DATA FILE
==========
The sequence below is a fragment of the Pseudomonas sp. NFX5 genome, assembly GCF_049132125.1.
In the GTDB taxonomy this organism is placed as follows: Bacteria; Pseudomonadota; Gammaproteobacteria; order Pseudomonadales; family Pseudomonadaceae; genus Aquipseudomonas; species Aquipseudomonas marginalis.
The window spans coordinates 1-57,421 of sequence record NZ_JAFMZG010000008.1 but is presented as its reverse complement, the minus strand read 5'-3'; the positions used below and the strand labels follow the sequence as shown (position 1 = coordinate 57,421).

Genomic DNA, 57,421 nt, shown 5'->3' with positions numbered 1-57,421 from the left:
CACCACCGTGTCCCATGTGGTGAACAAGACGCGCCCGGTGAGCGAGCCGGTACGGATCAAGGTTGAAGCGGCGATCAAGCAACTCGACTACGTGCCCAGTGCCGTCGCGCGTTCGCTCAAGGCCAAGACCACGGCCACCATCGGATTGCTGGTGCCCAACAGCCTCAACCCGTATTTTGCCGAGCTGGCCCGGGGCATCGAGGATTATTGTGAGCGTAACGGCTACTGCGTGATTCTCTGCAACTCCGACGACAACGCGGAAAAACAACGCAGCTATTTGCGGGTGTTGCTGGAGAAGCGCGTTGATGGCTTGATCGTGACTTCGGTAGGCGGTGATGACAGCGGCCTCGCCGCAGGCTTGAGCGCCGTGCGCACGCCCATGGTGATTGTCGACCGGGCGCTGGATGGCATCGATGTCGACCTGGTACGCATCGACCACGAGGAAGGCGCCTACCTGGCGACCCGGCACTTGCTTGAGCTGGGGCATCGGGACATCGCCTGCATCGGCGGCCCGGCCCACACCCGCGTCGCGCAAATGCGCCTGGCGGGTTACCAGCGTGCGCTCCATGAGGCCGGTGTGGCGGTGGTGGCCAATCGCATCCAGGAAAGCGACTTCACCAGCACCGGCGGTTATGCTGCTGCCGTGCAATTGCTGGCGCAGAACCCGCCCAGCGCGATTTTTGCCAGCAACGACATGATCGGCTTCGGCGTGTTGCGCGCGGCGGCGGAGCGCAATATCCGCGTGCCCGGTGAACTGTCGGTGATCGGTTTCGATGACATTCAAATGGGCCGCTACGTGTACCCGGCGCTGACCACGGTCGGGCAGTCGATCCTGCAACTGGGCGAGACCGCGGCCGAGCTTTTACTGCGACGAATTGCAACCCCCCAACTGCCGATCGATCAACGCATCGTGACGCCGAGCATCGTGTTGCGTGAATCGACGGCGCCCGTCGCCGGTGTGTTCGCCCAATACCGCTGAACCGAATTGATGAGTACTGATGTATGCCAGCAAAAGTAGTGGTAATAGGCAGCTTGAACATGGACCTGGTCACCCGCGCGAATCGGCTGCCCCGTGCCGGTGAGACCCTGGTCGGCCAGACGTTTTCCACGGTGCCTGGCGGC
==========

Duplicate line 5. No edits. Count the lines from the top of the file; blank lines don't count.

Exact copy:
CACCACCGTGTCCCATGTGGTGAACAAGACGCGCCCGGTGAGCGAGCCGGTACGGATCAAGGTTGAAGCGGCGATCAAGCAACTCGACTACGTGCCCAGTGCCGTCGCGCGTTCGCTCAAGGCCAAGACCACGGCCACCATCGGATTGCTGGTGCCCAACAGCCTCAACCCGTATTTTGCCGAGCTGGCCCGGGGCATCGAGGATTATTGTGAGCGTAACGGCTACTGCGTGATTCTCTGCAACTCCGACGACAACGCGGAAAAACAACGCAGCTATTTGCGGGTGTTGCTGGAGAAGCGCGTTGATGGCTTGATCGTGACTTCGGTAGGCGGTGATGACAGCGGCCTCGCCGCAGGCTTGAGCGCCGTGCGCACGCCCATGGTGATTGTCGACCGGGCGCTGGATGGCATCGATGTCGACCTGGTACGCATCGACCACGAGGAAGGCGCCTACCTGGCGACCCGGCACTTGCTTGAGCTGGGGCATCGGGACATCGCCTGCATCGGCGGCCCGGCCCACACCCGCGTCGCGCAAATGCGCCTGGCGGGTTACCAGCGTGCGCTCCATGAGGCCGGTGTGGCGGTGGTGGCCAATCGCATCCAGGAAAGCGACTTCACCAGCACCGGCGGTTATGCTGCTGCCGTGCAATTGCTGGCGCAGAACCCGCCCAGCGCGATTTTTGCCAGCAACGACATGATCGGCTTCGGCGTGTTGCGCGCGGCGGCGGAGCGCAATATCCGCGTGCCCGGTGAACTGTCGGTGATCGGTTTCGATGACATTCAAATGGGCCGCTACGTGTACCCGGCGCTGACCACGGTCGGGCAGTCGATCCTGCAACTGGGCGAGACCGCGGCCGAGCTTTTACTGCGACGAATTGCAACCCCCCAACTGCCGATCGATCAACGCATCGTGACGCCGAGCATCGTGTTGCGTGAATCGACGGCGCCCGTCGCCGGTGTGTTCGCCCAATACCGCTGAACCGAATTGATGAGTACTGATGTATGCCAGCAAAAGTAGTGGTAATAGGCAGCTTGAACATGGACCTGGTCACCCGCGCGAATCGGCTGCCCCGTGCCGGTGAGACCCTGGTCGGCCAGACGTTTTCCACGGTGCCTGGCGGC